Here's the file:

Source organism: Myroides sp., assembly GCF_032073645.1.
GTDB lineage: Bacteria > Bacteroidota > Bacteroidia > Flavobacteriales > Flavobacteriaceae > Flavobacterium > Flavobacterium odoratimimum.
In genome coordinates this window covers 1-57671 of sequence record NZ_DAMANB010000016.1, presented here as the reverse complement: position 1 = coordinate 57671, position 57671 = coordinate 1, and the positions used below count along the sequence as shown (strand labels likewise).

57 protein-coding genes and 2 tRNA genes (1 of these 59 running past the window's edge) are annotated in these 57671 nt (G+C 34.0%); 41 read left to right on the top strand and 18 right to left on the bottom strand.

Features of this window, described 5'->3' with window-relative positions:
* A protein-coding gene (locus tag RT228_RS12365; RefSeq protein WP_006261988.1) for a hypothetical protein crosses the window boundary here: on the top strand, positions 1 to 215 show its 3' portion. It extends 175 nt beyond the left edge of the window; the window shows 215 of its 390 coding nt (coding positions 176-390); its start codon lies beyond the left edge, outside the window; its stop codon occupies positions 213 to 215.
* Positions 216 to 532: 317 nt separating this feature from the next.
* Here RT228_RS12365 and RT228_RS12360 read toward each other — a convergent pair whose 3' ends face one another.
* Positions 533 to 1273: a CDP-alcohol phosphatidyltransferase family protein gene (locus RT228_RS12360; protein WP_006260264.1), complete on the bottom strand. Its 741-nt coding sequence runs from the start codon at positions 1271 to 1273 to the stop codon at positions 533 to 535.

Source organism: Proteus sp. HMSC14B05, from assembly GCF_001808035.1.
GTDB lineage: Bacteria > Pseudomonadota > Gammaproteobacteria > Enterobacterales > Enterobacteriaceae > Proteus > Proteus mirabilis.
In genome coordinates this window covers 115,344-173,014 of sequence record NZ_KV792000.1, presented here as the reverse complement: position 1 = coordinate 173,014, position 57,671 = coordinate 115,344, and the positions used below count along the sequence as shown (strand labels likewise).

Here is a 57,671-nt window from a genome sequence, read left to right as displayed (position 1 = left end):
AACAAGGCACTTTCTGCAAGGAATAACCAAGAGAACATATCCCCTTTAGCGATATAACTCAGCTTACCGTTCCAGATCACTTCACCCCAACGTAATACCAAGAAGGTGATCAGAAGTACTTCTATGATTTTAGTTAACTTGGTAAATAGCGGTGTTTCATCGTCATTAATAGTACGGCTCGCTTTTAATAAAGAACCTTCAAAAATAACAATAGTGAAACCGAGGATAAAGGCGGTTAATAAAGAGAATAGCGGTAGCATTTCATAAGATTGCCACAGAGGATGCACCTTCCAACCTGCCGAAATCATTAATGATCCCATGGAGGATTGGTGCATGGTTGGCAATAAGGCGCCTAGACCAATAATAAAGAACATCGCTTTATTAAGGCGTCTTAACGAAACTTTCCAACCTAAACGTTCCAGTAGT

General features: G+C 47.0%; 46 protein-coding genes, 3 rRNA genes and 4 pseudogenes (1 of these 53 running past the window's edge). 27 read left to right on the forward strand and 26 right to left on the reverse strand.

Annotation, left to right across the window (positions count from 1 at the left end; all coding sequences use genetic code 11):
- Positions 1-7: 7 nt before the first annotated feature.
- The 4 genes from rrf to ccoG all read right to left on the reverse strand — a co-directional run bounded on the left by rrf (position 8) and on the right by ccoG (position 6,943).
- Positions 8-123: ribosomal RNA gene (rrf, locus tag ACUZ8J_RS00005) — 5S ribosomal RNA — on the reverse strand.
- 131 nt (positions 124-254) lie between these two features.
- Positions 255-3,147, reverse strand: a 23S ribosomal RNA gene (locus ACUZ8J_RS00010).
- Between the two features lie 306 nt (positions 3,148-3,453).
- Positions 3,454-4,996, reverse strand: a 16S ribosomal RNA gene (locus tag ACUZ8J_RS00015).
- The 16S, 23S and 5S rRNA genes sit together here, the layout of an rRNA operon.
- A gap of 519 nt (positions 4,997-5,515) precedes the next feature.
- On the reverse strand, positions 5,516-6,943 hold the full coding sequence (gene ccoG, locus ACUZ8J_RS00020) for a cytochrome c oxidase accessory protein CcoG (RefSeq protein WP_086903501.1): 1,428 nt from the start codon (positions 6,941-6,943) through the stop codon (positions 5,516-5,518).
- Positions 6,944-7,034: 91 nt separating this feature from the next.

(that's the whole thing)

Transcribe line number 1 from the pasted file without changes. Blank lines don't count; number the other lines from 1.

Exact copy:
Source organism: Myroides sp., assembly GCF_032073645.1.